With a harsh gasp, she flew across the room and slammed the door, chest heaving as she blocked his way. “No need to duke it out at the gym, McGee,” she snapped, “I’ll give you a good fight right here.”
He settled in with a broad grin. “No problem, Mrs. McGee,” he whispered, his mouth playing with hers. “Depend on me to work you hard till you shine. But just to make sure …” Skimming her jaw with little kisses, he worked his way down to her shoulders, dislodging the strap of her gown with his teeth. “Maybe we better begin tonight …
He settled in with a broad grin. “No problem, Mrs. McGee,” he whispered, his mouth playing with hers. “I’ll work you hard till you shine. But just to make sure …” Lips skimming her jaw, he eased his way down, dislodging the strap of her gown with his teeth. “We better begin tonight …
5.) Condensing words when their meaning is understood. Soooooo many times in a sentence, I will condense a word for sheer rhythm if it’s meaning is clear in the abbreviated version such as this sentence from A Trust Restored.
“Yes …” Lizzie said, her voice trailing off to a whisper, “and to our house ...”
“Yes …” Lizzie said, voice trailing to a whisper, “and to our house ...”
6.) Add alliteration here and there. For instance, My Fair Lady is one of my favorite musicals, and one of the lines I always remember is a quote from Alfred P. Doolittle where he says, “"I'm willing to tell you. I'm wanting to tell you. I'm waiting to tell you." So I LOVE it when I see an occasional alliteration in a novel because it SO lends to the rhythm of the piece, but, of course, you must never OVERDO! Here’s one I found in A Trust Restored.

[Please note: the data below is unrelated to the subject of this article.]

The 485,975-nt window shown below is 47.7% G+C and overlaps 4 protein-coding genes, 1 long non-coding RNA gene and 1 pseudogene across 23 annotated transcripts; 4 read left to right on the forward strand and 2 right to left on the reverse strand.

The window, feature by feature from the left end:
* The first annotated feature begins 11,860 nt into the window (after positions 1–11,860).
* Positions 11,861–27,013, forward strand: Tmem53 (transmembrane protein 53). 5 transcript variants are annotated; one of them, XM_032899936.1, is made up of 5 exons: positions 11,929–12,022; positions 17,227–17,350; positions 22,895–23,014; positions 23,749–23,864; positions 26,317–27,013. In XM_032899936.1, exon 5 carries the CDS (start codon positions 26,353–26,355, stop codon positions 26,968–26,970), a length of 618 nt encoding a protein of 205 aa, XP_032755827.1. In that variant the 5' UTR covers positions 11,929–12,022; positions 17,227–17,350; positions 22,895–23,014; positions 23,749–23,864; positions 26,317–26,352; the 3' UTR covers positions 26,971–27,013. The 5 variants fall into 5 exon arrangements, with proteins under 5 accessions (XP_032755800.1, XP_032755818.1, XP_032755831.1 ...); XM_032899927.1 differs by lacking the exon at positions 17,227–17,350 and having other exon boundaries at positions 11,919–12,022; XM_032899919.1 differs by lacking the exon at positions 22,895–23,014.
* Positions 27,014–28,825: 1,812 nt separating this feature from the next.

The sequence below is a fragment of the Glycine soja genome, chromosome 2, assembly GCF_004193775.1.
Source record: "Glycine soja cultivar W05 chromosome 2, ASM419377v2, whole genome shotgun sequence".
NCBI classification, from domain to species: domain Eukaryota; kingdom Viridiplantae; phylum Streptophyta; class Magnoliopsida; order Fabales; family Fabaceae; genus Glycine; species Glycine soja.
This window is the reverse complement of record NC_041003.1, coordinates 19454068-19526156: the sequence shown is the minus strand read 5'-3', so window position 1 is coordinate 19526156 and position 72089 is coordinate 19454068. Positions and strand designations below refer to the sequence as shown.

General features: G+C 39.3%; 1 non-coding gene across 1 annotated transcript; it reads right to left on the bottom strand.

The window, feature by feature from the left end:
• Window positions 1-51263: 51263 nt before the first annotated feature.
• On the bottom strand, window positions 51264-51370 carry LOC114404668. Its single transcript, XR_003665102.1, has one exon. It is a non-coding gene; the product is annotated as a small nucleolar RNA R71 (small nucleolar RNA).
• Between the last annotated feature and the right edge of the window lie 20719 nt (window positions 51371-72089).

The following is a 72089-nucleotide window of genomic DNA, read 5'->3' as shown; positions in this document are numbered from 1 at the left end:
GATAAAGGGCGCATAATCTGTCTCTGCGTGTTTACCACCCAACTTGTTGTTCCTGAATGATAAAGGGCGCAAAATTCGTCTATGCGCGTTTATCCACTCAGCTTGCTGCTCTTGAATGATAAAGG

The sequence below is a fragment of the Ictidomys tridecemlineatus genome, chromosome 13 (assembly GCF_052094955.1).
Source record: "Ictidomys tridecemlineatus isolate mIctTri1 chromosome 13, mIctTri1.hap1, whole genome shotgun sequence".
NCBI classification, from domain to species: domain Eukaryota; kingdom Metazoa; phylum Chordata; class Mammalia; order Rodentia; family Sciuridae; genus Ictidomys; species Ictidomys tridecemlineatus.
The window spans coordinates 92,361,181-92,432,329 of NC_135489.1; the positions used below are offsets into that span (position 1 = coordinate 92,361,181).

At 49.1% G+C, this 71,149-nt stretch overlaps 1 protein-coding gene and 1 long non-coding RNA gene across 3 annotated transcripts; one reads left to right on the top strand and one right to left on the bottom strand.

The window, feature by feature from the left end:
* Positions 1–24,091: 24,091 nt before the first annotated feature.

She chewed on the edge of her lip, fingers fiddling with the tail of her sash. “I … can’t,” she whispered, afraid to go down, afraid to be near him, afraid of what might happen if she did.
So … how do YOU add rhythm to your sentences? Put on your dancin’ shoes and show me your moves! Or what do you like to see as far as rhythm? Can you give an example of rhythm in your writing or someone else’s? Leave a comment and I will enter you in a contest for a signed copy of any of my books, including my newest release due out August 15 on CBD.com and September first everywhere else, A Heart Revealed.
Good luck and ... break a leg!